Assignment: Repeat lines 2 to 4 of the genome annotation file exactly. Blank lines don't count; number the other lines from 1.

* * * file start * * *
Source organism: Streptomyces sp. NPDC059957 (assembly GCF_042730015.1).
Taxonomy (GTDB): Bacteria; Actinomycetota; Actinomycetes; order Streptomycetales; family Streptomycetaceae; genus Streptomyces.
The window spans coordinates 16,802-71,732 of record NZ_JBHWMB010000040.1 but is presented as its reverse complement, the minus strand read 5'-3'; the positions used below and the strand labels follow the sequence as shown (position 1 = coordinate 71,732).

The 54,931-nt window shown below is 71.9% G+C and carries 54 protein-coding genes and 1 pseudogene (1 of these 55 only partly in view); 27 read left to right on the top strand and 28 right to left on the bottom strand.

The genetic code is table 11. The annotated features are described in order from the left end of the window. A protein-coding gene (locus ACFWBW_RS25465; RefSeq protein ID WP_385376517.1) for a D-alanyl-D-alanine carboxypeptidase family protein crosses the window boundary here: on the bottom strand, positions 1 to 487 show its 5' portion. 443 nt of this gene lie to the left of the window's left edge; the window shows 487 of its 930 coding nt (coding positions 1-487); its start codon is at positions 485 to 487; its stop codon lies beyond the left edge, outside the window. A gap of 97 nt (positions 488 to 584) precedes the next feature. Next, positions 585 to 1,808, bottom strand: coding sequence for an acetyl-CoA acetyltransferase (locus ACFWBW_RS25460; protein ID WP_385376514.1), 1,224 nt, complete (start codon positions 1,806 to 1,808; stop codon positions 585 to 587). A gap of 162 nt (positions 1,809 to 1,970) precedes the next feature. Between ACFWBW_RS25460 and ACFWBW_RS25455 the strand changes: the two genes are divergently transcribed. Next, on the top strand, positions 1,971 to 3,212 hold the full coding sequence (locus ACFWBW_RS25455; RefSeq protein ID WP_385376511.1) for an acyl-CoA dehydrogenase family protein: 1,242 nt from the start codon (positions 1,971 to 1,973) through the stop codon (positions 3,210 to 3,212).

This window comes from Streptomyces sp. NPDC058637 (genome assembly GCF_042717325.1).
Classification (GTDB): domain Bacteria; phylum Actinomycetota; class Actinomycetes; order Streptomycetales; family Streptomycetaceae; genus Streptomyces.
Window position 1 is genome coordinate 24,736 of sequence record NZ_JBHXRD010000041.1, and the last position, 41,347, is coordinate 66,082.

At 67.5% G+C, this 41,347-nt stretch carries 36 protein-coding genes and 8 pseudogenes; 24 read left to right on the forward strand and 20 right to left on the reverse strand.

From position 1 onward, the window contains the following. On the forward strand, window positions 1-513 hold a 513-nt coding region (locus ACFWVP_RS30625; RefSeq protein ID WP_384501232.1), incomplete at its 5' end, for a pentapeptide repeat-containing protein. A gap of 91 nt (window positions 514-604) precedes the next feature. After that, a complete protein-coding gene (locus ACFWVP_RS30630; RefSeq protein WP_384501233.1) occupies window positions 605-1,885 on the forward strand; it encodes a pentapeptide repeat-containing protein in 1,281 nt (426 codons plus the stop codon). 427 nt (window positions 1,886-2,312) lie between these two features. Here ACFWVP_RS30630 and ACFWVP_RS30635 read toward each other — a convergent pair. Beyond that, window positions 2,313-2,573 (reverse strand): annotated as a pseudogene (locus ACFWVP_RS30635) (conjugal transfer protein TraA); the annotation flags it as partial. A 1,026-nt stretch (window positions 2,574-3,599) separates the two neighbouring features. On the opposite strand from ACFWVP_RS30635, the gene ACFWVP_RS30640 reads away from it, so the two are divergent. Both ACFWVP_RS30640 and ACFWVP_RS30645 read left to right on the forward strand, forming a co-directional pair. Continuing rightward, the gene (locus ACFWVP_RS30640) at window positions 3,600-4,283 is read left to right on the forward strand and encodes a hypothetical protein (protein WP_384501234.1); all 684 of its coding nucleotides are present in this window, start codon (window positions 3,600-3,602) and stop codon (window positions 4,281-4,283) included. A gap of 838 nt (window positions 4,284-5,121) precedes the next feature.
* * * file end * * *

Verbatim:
Taxonomy (GTDB): Bacteria; Actinomycetota; Actinomycetes; order Streptomycetales; family Streptomycetaceae; genus Streptomyces.
The window spans coordinates 16,802-71,732 of record NZ_JBHWMB010000040.1 but is presented as its reverse complement, the minus strand read 5'-3'; the positions used below and the strand labels follow the sequence as shown (position 1 = coordinate 71,732).

The 54,931-nt window shown below is 71.9% G+C and carries 54 protein-coding genes and 1 pseudogene (1 of these 55 only partly in view); 27 read left to right on the top strand and 28 right to left on the bottom strand.